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Saying No to (the Literal Letter of) the Text

But unlike Engineer, Wadud’s liberationist exegesis is not an apologetic one, acknowledging certain problems with the literal wordings of the text. As discussed in the previous chapter, Engineer simplistic- ally portrays the Qur’an as a ‘charter of rights for women’,146 upholding complete gender parity. Indeed, he even goes so far as to claim that the Qur’an is ‘the first revealed book that accords equal rights to women.’147 While Wadud interprets the text through the eyes of justice, she is wary of falling into this apologetic trap. Her reading of Q. 4:34—the first part of which was discussed in the preceding section—is an illustrative example of her refusal to explain away overtly problematic passages. The entire verse reads:

Men are the guardians of women, because of the advantage God has granted some of them over others and by virtue of their spending out of their wealth.

So righteous women are obedient,[1] safeguarding what is unseen of what God has enjoined them to guard. As for those wives whose misconduct you fear, (first) advise them, and (if ineffective) keep away from them in the bed, and (as a last resort) beat them. Then if they obey you, do not seek any course (of action) against them. Indeed, God is all-Exalted, all-Great.

In line with her hermeneutical emphasis on historical contextualiza- tion, Wadud argues that this verse, referring to beating as a last resort, ought to be understood as a ‘severe restriction’ on violence against women, as the biographies of the Companions and the pre-existing custom of female infanticide—a practice severely condemned in the Qur’an—suggest that violence against women was widespread in seventh-century Arabia.[2] This reading draws upon Wadud’s belief in ‘Qur’anic trajectories’, or the idea that the text set into motion a ‘radical momentum towards continual reforms in gender relations’, challenging patriarchy to the extent that it could within the restricted circumstances of seventh-century Arabian society.[3] If this line of trajectory is faithfully followed, then, a restriction of an oppressive act in that time could cogently be read as a prohibition of that very act in our time. But despite forwarding this initial argument in Qur’an and Woman—that violence against women is presented as a last resort— Wadud retains deep reservations about this verse:

There is no getting around this one, even though I have tried through different methods for two decades. I simply do not and cannot condone permission for a man to ‘scourge’ or apply any kind of strike to a woman... This leads me to clarify how I have finally come to say ‘no’ outright to the literal implementation of this passage.[4]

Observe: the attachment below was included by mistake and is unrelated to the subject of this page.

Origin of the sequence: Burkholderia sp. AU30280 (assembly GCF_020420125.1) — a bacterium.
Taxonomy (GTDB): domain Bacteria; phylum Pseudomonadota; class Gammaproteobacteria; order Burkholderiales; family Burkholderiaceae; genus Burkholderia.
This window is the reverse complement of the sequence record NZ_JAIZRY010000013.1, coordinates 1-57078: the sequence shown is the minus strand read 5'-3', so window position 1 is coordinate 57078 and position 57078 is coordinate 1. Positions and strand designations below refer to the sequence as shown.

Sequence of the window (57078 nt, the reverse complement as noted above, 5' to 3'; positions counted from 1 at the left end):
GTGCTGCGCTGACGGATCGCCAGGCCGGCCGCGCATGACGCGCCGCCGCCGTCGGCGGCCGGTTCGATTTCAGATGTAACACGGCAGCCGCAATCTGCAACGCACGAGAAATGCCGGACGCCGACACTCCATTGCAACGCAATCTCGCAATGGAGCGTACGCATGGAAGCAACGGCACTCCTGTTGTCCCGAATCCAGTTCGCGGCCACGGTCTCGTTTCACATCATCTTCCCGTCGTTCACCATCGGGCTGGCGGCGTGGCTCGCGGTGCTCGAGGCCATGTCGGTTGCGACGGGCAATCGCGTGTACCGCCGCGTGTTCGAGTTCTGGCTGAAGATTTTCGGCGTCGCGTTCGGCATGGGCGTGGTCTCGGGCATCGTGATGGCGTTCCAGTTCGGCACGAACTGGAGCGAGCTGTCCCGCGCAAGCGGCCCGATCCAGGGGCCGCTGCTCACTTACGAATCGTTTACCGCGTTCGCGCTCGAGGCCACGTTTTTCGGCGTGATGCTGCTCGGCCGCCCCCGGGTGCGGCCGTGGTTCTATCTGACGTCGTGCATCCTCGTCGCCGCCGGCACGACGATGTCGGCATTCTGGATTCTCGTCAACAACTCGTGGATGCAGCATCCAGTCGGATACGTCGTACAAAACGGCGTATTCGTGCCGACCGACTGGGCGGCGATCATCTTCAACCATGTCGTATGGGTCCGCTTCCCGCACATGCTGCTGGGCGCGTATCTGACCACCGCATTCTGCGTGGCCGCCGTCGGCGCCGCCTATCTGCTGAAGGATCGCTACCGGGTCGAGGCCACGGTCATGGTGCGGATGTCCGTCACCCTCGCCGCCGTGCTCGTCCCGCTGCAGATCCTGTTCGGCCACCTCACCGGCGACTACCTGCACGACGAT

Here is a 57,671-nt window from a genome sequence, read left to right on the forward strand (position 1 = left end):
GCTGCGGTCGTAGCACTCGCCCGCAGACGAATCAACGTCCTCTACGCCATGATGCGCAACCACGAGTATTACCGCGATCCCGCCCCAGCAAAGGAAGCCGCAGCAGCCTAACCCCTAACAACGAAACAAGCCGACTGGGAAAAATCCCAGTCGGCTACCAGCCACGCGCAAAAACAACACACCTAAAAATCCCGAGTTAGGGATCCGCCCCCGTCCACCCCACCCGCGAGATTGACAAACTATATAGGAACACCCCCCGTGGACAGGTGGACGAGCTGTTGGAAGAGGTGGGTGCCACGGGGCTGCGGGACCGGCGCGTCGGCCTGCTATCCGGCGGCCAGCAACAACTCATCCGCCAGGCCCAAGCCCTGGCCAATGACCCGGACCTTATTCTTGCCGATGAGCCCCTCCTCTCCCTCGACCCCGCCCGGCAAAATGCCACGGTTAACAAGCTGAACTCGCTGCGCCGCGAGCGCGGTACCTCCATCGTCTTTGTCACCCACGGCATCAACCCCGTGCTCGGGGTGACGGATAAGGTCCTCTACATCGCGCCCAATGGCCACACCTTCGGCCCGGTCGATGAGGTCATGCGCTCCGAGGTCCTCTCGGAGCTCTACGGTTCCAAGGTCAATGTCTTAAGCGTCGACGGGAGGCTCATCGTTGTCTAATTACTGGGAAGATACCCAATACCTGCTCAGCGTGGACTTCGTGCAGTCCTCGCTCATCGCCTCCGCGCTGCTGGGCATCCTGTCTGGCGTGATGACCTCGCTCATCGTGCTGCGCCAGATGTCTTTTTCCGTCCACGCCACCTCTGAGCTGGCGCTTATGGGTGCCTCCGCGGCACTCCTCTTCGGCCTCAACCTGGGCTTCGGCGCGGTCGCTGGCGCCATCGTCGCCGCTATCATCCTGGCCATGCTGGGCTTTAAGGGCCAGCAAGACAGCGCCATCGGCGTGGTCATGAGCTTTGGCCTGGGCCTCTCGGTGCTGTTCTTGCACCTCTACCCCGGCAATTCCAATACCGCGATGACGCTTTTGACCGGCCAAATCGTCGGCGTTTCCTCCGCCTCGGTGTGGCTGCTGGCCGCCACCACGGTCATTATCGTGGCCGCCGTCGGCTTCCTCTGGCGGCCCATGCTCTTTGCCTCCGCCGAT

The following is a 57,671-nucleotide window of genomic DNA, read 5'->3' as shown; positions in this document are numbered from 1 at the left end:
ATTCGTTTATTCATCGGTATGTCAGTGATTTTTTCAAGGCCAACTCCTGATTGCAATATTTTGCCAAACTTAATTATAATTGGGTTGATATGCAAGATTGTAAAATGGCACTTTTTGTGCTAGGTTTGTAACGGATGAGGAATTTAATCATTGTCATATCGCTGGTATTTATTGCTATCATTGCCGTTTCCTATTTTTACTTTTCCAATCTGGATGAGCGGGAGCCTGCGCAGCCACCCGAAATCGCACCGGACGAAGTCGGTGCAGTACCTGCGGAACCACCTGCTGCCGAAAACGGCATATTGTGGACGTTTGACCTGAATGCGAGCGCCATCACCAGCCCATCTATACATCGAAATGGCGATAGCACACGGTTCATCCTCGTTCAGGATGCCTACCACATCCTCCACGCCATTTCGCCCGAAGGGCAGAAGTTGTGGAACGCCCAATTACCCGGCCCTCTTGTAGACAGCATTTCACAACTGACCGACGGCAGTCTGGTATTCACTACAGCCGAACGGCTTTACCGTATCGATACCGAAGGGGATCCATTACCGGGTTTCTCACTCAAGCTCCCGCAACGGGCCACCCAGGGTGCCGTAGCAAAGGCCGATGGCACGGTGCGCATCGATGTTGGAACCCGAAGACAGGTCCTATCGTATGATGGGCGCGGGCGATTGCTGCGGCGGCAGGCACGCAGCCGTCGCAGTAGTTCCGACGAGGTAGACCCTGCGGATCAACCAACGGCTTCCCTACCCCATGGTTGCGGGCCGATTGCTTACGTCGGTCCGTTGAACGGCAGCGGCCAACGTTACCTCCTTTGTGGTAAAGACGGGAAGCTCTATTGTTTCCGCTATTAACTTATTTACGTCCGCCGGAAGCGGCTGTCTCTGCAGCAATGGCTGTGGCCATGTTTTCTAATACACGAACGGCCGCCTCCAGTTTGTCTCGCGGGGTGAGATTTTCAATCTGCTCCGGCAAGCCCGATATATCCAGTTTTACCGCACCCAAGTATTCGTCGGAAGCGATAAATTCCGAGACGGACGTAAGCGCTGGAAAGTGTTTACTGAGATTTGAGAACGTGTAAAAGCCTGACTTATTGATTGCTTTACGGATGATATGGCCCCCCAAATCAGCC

In other words, just as approaches to the family have dramatically changed since the time of the first Muslims so, too, have our understandings of social justice and sexual ethics, especially in terms of acknowledging the evils of domestic abuse.[5] Wadud’s exegesis is thus closer to that of Esack who, as was shown in the second chapter, is critical of apologia, pointing out that men are the primary audience of the Qur’an.[6] Wadud also acknowledges the text’s androcentrism. For instance, referring to Q. 2:223—‘Your women are a tillage (harth) for you, so come to your tillage whenever you like’—she concedes that the Qur’an speaks to male desire, affirming the sexuality of men while treating women’s sexuality as passive.[7] Paralleling Esack’s emphasis on the egalitarian spirit of the Qur’an over its literal wording,[8] Wadud grapples with passages like Q. 4:34 by prioritizing the text’s principles over its particulars, arguing that a literal reading of this verse violates wider Qur’anic commitments to ‘justice’ and ‘human dignity’—the understandings of which have radically changed since late antiquity.[9] In so doing, she is able to say ‘no’ to the contextually bound letter of the Qur’an while, at the same time, upholding its underlying spirit.

  • [1] Since my specific interest here is in Wadud’s treatment of the last part ofQ. 4:34, I have provided a discussion of how she and Barlas approach women’sobedience in Q. 4:34 in the next chapter.
  • [2] Wadud, Qur’an and Woman, 76.
  • [3] Wadud, ‘Qur’an, Gender and Interpretive Possibilities’, 334.
  • [4] Wadud, Inside the Gender Jihad, 200.
  • [5] Ibid, 203. For an exhaustive study of the interpretive history of Q. 4:34,encompassing both the classical and contemporary periods, see Ayesha S. Chaudry,Domestic Violence and the Islamic Tradition: Ethics, Law and the Muslim Discourse onGender (Oxford: Oxford University Press, 2013).
  • [6] Esack, ‘Islam and Gender Justice’, 195.
  • [7] Wadud, Inside the Gender Jihad, 193.
  • [8] Esack, ‘Islam and Gender Justice’, 203.
  • [9] Wadud, Inside the Gender Jihad, 203. 157 Abugideiri, 89.
 
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